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Issue #23: Life Lessons from Ham Radio

Discussion in 'Trials and Errors - Ham Life with an Amateur' started by W7DGJ, Jul 7, 2023.

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  1. SM0AOM

    SM0AOM Ham Member QRZ Page

    The main difference between "then" and "now" is that things were allowed to take much longer time.

    Both the patience levels of the mentors and of prospective amateurs were much higher, and it was emphasised from the very beginning that you needed to put in some serious efforts and that "there is no such thing as a free lunch".

    KE8TSH and W7DGJ like this.
  2. KE8TSH

    KE8TSH Ham Member QRZ Page

    I agree 100%! Being 75 my brain just can't retain all the electronics necessary to be considered a real ham. I try to make up for that deficiency by contributing in other ways. One of my clubs has morning coffee nets Monday thru Saturday and my daily is every Monday. At the other club I became treasurer. Showing up at events and work parties goes a long way to being accepted. A little effort goes a long way!
    W7DGJ likes this.
  3. K4CUA

    K4CUA Premium Subscriber QRZ Page

    My elmer was my father, W3WVU (SK). He and my father-in-law, also SK. They got me interested in ham radio, although neither ever got on the air to my knowledge. Dad might have used 2m repeaters a tiny bit just to experiment, but that was it. He was, though, in the Army Signal Corps in Korea, and used aviation radio as a private pilot until his hearing went bad. I now use Dad's IC-718. I won't upgrade -- it's like an heirloom, if electronics can be heirlooms.

    Anyway, my father-in-law was an electrical engineer (I am not an engineer). He taught me some basics about good practices with wiring, electricity, soldering, and so forth. Not technician stuff, just neat and clean practices. Dad was a Nike guy before Nike existed -- "just do it." From his example I learned that the fun is in the doing. It's OK to just string an antenna and see what happens. (He never did that, he just set the example.) It's important to try, but if it's no good abandon ship and move to something that is. Both taught me, by example, that there's no shame in failure, only in being afraid to try. They also taught me that you can do things you don't know how to do with research, study, and hard work.

    My log now has a pitiful 94 contacts listed after 24 years, not including a lot of unrecorded repeater contacts. I'm thrilled, though! I made 3 40m SSB contact this evening. I've taught myself RTTY; figured out how to string an HF antenna in the attic; made a few antenna out of scrap; participated in one Field Day; used and taught radio commo basics in a side job; expanded to GMRS so my wife can be involved when we're camping without being a ham; bought, sold, and played with boat anchors; and more.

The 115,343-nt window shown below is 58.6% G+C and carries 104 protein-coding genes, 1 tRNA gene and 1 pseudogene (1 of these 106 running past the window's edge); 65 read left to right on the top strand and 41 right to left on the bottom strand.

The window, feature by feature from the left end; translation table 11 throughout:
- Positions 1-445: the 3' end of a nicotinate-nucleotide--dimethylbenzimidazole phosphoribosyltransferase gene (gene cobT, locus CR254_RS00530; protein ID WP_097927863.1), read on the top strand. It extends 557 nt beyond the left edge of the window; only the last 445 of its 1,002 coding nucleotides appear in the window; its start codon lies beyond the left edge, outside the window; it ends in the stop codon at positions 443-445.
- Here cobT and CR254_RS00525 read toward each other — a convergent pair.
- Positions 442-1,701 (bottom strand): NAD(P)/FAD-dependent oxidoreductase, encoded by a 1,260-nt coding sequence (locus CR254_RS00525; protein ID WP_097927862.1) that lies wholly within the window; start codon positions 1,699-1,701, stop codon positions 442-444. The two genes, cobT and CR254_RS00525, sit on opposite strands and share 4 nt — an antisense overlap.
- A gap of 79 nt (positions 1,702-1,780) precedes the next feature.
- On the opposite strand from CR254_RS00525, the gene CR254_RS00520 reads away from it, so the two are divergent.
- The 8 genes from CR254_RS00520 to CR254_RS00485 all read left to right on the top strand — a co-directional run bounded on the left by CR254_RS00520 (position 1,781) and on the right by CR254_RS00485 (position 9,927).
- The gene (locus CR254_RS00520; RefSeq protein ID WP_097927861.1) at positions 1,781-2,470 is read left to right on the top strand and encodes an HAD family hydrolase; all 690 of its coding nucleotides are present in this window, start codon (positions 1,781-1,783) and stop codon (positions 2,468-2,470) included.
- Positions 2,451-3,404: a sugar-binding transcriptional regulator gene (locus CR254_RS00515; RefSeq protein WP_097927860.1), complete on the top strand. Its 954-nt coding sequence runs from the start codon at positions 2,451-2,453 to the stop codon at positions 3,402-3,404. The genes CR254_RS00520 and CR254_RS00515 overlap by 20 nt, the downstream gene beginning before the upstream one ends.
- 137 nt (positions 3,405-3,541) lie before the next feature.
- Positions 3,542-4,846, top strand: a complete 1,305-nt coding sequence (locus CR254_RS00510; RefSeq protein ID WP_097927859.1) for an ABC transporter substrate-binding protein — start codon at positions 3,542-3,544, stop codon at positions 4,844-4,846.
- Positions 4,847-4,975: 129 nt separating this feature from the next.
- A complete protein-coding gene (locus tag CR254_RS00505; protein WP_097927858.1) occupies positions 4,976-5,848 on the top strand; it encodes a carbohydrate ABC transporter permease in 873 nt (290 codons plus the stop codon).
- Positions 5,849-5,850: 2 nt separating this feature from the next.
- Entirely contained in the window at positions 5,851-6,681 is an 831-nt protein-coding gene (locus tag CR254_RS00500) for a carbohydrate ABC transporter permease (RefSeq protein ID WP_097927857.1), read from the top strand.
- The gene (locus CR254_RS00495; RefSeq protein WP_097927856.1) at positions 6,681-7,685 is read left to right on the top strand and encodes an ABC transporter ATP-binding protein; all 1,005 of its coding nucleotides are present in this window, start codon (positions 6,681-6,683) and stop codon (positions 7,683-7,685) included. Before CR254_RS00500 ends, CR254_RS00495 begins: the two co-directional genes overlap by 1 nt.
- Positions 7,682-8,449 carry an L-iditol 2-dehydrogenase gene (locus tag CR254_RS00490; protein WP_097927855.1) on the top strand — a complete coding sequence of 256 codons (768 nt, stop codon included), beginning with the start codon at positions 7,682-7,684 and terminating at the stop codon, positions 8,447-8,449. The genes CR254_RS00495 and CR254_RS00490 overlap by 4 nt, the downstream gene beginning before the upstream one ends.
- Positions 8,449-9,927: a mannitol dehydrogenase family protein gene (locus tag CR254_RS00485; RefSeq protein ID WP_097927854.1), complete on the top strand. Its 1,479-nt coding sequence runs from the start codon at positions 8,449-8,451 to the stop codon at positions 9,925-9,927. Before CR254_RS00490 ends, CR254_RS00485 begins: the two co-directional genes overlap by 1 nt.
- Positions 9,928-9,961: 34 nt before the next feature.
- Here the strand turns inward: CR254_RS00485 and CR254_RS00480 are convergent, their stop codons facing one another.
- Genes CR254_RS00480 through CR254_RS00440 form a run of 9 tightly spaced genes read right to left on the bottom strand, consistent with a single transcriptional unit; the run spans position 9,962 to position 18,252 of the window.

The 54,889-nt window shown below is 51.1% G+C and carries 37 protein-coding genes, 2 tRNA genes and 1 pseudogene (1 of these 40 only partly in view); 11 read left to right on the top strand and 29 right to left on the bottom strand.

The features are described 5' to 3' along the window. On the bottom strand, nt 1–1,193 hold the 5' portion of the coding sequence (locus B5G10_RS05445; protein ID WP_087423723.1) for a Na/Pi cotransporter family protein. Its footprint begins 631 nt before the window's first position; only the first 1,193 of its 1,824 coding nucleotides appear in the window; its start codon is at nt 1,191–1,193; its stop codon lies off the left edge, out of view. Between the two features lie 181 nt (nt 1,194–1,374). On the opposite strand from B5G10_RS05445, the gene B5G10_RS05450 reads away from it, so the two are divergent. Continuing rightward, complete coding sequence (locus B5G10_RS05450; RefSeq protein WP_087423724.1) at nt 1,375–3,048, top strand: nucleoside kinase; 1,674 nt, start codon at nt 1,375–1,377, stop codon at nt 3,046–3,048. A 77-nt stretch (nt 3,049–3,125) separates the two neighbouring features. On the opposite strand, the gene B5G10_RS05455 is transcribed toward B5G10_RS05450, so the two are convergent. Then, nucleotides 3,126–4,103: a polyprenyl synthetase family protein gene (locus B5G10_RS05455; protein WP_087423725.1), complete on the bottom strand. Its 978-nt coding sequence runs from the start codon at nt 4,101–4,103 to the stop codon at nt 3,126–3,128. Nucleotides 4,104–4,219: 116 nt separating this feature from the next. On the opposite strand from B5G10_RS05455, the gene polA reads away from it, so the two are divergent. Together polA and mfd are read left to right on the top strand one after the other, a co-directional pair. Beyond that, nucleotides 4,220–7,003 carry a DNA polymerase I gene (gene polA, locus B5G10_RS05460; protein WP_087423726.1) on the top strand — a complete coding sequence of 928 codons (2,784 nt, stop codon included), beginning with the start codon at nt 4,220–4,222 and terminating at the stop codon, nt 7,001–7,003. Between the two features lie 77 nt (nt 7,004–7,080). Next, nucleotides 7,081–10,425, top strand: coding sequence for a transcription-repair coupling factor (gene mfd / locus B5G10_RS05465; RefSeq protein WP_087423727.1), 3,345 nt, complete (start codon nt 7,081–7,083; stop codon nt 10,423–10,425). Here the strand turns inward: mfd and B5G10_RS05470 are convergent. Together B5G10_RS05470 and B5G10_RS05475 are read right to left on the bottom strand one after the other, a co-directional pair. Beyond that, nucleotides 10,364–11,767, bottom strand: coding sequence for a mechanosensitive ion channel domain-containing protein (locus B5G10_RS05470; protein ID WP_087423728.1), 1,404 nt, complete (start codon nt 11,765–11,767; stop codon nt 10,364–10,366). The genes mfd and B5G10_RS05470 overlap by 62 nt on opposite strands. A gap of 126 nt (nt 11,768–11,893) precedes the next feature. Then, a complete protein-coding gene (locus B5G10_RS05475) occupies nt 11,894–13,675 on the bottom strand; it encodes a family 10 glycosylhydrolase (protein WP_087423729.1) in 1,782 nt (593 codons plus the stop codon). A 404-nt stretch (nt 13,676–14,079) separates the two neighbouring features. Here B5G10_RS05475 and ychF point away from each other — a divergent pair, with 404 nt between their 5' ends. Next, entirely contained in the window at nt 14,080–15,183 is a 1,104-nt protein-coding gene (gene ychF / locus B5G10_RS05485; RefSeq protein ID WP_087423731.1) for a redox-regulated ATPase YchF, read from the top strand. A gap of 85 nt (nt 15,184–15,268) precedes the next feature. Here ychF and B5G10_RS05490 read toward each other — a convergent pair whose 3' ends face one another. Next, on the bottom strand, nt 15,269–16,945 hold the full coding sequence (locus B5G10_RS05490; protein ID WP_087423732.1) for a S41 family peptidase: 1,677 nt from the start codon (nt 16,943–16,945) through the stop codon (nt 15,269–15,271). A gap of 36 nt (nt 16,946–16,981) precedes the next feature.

The life lessons?
    - You can do a lot with a little;
    - You can teach yourself if you're willing to work and try (and fail);
    - The library can be your elmer;
    - There's no substitute for hard work;
    - You can do a lot if you know a little and aren't satisfied with complacency;
    - Ignore the know-it-alls, loudmouths, and bullies;
    - Go outside and play!
    N9WFT, W7DGJ and PY2NEA like this.
  4. W7DGJ

    W7DGJ Platinum Subscriber Platinum Subscriber QRZ Page

    Great post Greg! Upbeat, positive and with great advice. I'd be your ham buddy any time! Dave. W7DGJ
    K4CUA likes this.
  5. K4CUA

    K4CUA Premium Subscriber QRZ Page

    Thank you! Life is too short. There's so much negative talk on QRZ, and enough on the frequencies . . . sometimes we just need to focus on the good. You can't do ham radio wrong, you should only try to learn from it. Do you know, learning to run a net helped me in my business management job. All these experiences tie in to make one better -- at everything.

    Greg, K4CUA
    N2EY, N9WFT and W7DGJ like this.
  6. W9YW

    W9YW Premium Subscriber Volunteer Moderator QRZ Page

    My late father was a good teacher, but knew zip about electronics. He was a math, statistics, and algorithm head.

    The real Elmer was Bill Fellows, a ham but call forgotten. I did my Novice way back when and shelved it, having failed the General code test at age 12. In HS, Bill was my electronics teacher and four years after failing the code test, at age 16, I was ready for electronics, ace-ing his courses. As I was far ahead of my classmates, he let me build and fix odd things, like an early Western Electric facsimile machine, long before pre-v.29-standard faxes arrived. This machine electrically etched special paper mimed from its pair-- a cylinder/drum with a paper that was optically "read". I got it running, a museum piece. I made a photo-electric CW transceiver using a xenon bulb and light-dependent resistor pair; it was good for 100yards+. EzPz.